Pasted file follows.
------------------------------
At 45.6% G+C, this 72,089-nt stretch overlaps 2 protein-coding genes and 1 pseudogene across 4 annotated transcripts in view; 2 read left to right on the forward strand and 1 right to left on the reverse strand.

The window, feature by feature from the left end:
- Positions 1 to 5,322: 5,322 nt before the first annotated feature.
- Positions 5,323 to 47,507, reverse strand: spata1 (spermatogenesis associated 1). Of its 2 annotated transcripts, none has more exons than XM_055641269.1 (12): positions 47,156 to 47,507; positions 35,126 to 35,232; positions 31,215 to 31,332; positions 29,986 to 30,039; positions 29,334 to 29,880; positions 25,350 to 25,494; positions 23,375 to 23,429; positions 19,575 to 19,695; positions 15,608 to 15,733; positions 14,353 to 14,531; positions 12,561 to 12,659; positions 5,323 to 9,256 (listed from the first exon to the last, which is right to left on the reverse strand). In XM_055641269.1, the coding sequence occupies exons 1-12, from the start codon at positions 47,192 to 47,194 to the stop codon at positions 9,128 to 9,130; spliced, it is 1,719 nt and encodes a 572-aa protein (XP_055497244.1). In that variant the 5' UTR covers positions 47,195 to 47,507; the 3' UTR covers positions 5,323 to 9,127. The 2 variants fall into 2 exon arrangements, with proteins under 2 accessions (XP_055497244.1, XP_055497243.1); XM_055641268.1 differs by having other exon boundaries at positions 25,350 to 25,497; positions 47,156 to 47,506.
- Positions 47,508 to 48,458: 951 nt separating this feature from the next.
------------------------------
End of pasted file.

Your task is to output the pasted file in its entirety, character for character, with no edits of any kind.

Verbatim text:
At 45.6% G+C, this 72,089-nt stretch overlaps 2 protein-coding genes and 1 pseudogene across 4 annotated transcripts in view; 2 read left to right on the forward strand and 1 right to left on the reverse strand.

The window, feature by feature from the left end:
- Positions 1 to 5,322: 5,322 nt before the first annotated feature.
- Positions 5,323 to 47,507, reverse strand: spata1 (spermatogenesis associated 1). Of its 2 annotated transcripts, none has more exons than XM_055641269.1 (12): positions 47,156 to 47,507; positions 35,126 to 35,232; positions 31,215 to 31,332; positions 29,986 to 30,039; positions 29,334 to 29,880; positions 25,350 to 25,494; positions 23,375 to 23,429; positions 19,575 to 19,695; positions 15,608 to 15,733; positions 14,353 to 14,531; positions 12,561 to 12,659; positions 5,323 to 9,256 (listed from the first exon to the last, which is right to left on the reverse strand). In XM_055641269.1, the coding sequence occupies exons 1-12, from the start codon at positions 47,192 to 47,194 to the stop codon at positions 9,128 to 9,130; spliced, it is 1,719 nt and encodes a 572-aa protein (XP_055497244.1). In that variant the 5' UTR covers positions 47,195 to 47,507; the 3' UTR covers positions 5,323 to 9,127. The 2 variants fall into 2 exon arrangements, with proteins under 2 accessions (XP_055497244.1, XP_055497243.1); XM_055641268.1 differs by having other exon boundaries at positions 25,350 to 25,497; positions 47,156 to 47,506.
- Positions 47,508 to 48,458: 951 nt separating this feature from the next.